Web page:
So most people who deny objective morality prefer adopting a subjective sense of ethics. For example, we might say that we have the right to do anything as long as we don't offend or harm others. That's a moral principle. But for it to mean something, we have to define what is meant by "offend" or "harm". Who determines what constitutes harm? This is where the one who believes in object ethics differs from the one who thinks that ethics is subjective. For the moral subjectivist to harm somebody is defined in terms of what they themselves consider harmful. But then, what makes us sure that that person is right? An alcoholic would consider it harmful if you deny him an extra bottle; to everyone sober it is evident that he is wrong. A pro-life activist, who believes that abortion is murder, is deeply offended by the actions of the abortionists; that there are people who commit such acts of sheer evil and yet freely walk the streets is an offence beyond reckoning. To them, the loss of each life is felt as painful as a stab in the heart. However, those in favour of abortion are deeply insulted by the insinuation that they are supporters of mass murder, and any attempt to constrain their deeds. They will be offended if told they can't commit abortion, and will thus go ahead and do it when circumstances are right for them. Whatever we do, we will offend one group of people. Do whatever you like as long as you don't harm or offend anyone is impossible to apply in practice, because when applied in practice the axiom leads to conclusions which are not self-consistent. And any true theory of ethics must be self-consistent.

Of course, all that is beside the point, because Do whatever you like as long as you don't harm or offend anyone is itself treated as an objective moral rule. What about those who don't believe it to be true? Either they can harm others as much as they like, or they will have the rule imposed on them. To impose moral rules means that you are either saying that morality is objective or determined by the arbitrary whim of whoever is strongest. But morality is meant to constrain our actions; what would constrain this strongest person if his will determines what is right and wrong? Thus in this case the moral rule is arbitrary; there is, in effect, no morality.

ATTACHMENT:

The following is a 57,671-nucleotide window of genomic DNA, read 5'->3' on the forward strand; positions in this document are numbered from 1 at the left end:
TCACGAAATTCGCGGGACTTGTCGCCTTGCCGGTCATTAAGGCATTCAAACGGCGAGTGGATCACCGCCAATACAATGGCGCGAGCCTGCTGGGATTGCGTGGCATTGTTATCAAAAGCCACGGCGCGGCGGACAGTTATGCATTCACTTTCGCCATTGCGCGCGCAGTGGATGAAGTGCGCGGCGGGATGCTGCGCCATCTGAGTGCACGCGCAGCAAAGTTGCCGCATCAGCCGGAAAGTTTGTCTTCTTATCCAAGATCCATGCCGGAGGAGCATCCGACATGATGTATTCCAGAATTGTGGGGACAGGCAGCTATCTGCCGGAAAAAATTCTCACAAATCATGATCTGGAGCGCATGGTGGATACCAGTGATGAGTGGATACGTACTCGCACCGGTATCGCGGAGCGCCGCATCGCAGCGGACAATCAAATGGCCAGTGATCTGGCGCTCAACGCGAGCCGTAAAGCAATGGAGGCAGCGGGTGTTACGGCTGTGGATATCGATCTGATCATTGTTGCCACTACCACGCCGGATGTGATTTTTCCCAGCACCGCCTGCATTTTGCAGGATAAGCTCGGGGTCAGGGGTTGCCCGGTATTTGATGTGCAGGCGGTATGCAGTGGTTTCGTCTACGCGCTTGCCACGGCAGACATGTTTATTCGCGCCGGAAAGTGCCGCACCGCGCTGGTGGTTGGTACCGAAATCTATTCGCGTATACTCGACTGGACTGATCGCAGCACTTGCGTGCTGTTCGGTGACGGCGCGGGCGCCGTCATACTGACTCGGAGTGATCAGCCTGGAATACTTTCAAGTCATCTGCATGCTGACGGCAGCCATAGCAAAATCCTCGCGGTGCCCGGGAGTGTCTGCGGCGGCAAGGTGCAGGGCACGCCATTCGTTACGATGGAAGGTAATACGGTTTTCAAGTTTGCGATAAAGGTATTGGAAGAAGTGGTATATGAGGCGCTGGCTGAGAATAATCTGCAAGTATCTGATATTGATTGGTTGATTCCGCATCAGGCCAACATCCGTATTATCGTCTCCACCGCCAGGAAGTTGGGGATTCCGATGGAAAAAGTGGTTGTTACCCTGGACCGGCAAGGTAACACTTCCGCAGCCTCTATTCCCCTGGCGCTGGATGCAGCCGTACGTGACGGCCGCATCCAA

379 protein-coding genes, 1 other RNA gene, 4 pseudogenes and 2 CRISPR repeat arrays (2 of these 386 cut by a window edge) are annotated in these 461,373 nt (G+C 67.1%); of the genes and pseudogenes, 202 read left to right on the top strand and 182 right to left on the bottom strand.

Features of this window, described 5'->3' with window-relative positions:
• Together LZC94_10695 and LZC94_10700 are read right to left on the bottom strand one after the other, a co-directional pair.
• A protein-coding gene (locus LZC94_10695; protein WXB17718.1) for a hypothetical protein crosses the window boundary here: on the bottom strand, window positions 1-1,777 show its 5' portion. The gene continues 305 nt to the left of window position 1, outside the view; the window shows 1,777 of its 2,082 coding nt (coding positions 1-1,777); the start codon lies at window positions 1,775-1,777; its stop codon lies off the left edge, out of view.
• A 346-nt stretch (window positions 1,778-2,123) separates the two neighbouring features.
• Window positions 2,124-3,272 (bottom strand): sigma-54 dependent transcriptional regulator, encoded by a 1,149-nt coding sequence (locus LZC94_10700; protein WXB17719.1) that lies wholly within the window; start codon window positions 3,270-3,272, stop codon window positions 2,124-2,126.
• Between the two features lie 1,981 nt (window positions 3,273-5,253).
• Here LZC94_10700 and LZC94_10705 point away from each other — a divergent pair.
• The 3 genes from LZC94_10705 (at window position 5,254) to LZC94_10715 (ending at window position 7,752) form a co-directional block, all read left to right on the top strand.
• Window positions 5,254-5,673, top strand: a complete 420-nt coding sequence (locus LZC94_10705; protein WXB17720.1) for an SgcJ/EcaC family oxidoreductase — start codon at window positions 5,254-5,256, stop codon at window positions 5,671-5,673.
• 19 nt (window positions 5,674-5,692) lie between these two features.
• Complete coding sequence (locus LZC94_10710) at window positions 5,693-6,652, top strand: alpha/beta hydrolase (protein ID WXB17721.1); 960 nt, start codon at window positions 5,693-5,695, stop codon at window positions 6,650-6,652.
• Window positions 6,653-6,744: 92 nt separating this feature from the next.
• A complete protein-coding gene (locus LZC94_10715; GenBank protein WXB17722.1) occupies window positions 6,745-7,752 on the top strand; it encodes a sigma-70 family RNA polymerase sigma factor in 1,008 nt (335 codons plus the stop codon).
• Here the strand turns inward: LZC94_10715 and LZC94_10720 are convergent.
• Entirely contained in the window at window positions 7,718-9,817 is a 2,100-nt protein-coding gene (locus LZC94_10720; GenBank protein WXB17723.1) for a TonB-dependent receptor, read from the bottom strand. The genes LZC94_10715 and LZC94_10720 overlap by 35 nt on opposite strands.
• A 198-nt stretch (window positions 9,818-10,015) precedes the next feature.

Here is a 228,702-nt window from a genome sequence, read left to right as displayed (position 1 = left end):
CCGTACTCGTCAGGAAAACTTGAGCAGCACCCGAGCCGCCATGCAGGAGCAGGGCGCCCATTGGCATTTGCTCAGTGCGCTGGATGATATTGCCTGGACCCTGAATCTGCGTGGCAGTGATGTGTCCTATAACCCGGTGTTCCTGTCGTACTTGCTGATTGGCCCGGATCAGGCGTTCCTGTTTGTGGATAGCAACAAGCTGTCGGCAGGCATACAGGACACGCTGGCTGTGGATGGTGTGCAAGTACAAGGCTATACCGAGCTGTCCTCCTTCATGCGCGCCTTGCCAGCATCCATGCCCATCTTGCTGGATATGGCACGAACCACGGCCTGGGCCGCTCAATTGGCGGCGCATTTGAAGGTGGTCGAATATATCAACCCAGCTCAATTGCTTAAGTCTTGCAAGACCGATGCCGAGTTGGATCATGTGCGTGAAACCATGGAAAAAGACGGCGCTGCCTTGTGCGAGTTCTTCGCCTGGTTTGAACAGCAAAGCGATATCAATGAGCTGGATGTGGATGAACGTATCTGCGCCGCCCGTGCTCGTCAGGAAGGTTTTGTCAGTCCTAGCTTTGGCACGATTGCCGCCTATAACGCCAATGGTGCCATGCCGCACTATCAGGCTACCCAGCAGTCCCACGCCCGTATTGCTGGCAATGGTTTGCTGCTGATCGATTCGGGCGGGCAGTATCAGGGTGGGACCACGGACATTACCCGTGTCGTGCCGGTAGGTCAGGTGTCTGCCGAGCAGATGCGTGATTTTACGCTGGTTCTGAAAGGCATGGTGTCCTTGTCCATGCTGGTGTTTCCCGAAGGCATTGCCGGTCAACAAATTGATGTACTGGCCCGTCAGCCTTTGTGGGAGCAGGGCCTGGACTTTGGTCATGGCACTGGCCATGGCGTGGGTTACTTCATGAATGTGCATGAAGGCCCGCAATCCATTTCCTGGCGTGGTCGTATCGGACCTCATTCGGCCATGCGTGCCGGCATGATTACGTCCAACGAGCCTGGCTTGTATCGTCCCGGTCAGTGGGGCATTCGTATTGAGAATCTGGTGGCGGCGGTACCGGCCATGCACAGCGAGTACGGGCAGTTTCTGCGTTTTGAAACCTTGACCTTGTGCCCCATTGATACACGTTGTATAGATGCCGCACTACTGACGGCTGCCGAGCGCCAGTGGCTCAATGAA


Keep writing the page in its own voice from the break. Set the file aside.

I have chosen one example; I could have chosen others. What I have said applies to any theory of subjective ethics. Either it collapses into an arbitrary amorality where at least somebody is able to bend the rules to their whim (and so can declare murder to be moral if they feel like doing a bit of murdering), or inconsistency, or some rule which is treated as though it were objective. Ethical relativism is simply not an option. A subjective ethics could only work if we never interacted with anyone else.